I’d like to devote this week to two recent comedies that have slipped under the radar over the past few weeks, despite being some of the funniest films to hit the screen in a long time.
Aqua Teen Hunger Force Colon Movie Film For Theaters
This movie is essentially an hour-and-a-half-long episode of the show Aqua Teen Hunger Force, which airs on Adult Swim. If you have never seen the show, I don’t really know how to describe it. It stars three anthropomorphic food items: a giant milk shake, a floating order of fries, and a wad of meat. They have superpowers that they rarely use and live in a house in New Jersey. The events of each episode are much too surreal to put into words, but the humor is definitely there. It’s a whacked-out, drug-induced humor that one imagines Salvador Dali getting a kick out of, but it still makes you laugh.
The movie is a long episode of the show with an extra helping of funny. Long-time fans will be decidedly impressed by the coherence and consistent humor of the movie, and if you’ve never seen the show, the movie will at least make you laugh. If you’re a newcomer, I have to warn you: Be prepared for a sense of humor that’s something akin to Family Guy on 32 hits of LSD.
One thing I think most people can appreciate about this movie, and the Aqua Teen series as a whole, is that its humor is often so bizarre that you find yourself laughing because there’s simply no other logical response to what you’re seeing onscreen. I may be guilty of justifying lazy joke-telling with some overly analytical excuse, but I feel Aqua Teen really tries to push the limits of traditional humor. To the writers of Aqua Teen, it doesn’t seem to be about building a coherent plot made out of a string of “cuh-razy” slapstick antics and witty one-liners. It’s about pushing the sanity of the audience’s sense of humor and getting the viewer to laugh at things that he barely understands. Aqua Teen is mostly a string of loosely connected events that seem to be saying humor is not irony per se, but that it is the human response to absurdity and nothing else.
Of course, it’s also a movie that stars a gigantic milk shake, a time-traveling Abraham Lincoln, a flaming chicken, and kleptomaniac Mooninites. You may be better off just taking it at face value.
By contrast, Hot Fuzz—crafted by the same people who brought you Shaun of the Dead—is at the opposite end of the comedy spectrum. Where Aqua Teen sacrifices coherency for sheer lunacy, Hot Fuzz almost goes out of its way to be unfunny (at least at the start), slowly and carefully building up a plot and characters. I’ll be honest, I laughed maybe twice in the first 30 minutes of this movie. There just aren’t a whole lot of jokes or funny situations. Not to say that the first half hour is uninteresting—far from it. But instead of diving straight into ridiculous gags, or forcing jokes out of situations that just don’t call for them, the writers behind Hot Fuzz first carefully set the story, develop the characters, and then release it all in a powerful explosion of comedy that’s nothing short of orgasmic. I have never laughed harder than I did during the second half of Hot Fuzz.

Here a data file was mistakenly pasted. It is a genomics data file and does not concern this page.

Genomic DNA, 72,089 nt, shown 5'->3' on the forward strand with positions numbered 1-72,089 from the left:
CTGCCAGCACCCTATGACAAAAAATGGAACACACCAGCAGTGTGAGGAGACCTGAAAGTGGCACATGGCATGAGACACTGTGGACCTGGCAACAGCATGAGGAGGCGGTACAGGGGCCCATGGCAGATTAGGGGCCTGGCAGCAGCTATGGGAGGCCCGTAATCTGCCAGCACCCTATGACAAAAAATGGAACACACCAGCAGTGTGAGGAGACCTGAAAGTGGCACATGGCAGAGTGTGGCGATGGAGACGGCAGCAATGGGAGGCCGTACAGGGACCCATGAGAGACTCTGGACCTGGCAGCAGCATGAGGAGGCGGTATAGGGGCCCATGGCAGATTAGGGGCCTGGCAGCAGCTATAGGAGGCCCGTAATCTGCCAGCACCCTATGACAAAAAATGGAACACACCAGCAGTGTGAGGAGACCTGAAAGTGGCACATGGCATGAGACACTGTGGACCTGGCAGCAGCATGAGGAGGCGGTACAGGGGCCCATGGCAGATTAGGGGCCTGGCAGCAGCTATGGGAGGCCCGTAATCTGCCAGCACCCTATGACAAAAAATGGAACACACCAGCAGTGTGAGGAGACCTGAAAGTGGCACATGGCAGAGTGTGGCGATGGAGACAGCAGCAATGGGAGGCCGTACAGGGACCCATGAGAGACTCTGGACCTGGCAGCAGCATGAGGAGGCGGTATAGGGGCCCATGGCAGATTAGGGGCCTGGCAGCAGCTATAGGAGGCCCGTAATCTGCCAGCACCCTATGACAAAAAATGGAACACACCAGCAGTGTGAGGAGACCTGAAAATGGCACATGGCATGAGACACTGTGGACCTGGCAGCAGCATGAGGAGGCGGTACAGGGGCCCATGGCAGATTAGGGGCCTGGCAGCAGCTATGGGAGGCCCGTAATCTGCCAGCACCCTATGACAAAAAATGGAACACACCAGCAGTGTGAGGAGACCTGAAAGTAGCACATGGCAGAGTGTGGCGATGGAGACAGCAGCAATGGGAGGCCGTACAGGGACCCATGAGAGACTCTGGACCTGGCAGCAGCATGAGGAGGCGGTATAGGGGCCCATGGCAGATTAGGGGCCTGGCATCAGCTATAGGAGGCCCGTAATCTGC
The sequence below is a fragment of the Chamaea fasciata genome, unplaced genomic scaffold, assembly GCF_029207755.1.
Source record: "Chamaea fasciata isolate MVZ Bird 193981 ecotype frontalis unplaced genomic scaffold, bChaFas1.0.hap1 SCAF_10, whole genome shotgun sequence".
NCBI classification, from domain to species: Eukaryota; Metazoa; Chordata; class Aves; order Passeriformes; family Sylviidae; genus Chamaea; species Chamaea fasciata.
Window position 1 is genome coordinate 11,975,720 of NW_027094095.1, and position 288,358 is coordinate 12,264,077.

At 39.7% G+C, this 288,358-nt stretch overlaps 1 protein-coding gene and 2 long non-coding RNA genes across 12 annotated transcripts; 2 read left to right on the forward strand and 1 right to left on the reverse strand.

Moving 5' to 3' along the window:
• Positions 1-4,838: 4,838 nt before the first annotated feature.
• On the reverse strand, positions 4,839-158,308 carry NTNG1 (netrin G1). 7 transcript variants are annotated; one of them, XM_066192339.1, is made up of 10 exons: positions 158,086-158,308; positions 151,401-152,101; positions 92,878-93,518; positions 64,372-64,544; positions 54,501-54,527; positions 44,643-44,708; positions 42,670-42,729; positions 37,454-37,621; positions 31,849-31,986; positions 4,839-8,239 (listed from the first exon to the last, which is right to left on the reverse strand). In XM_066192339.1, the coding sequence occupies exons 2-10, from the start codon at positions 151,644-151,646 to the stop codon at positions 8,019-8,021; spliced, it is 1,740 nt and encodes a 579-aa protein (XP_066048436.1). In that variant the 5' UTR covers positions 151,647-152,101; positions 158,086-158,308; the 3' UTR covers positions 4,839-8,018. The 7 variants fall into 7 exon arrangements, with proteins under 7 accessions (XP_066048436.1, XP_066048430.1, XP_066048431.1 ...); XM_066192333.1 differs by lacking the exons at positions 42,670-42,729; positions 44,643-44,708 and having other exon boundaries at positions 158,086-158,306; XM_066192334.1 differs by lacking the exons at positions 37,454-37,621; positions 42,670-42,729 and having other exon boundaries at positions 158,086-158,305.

The trick was in the buildup. The story follows Nicholas Angel—London’s top cop—as he’s forced to transfer to a quaint little town in the English countryside. He’s obviously bored out of his mind. His fish-out-of-water status lends itself to a few jokes, but mostly the audience is a little bored and frustrated along with him. But once a string of strange “accidental deaths” begin occurring, the movie picks up both in the action and humor departments and ends with a shootout sequence that tops any comedy I’ve seen in the past five years, including Shaun of the Dead.
In all honesty, I rarely laugh during comedies. For example, I loved Anchorman. It had some really funny moments. But they weren’t funny in the sense that they made me laugh uproariously. They were funny in their own little quirky, ironic, self-referential way. Other comedies are really only funny because the main character is put into awkward situations, and the audience feels like it has to laugh (I’m looking at you, Ben Stiller). It’s not funny; it’s just uncomfortable. Very few comedies lately have been universally funny—in the sense that I feel like I could play them to an audience in 50 years and people would still laugh. Young Frankenstein and Doctor Strangelove are two perfect examples of this, and it’s nice to see that there are still people out there who appreciate quality comedy.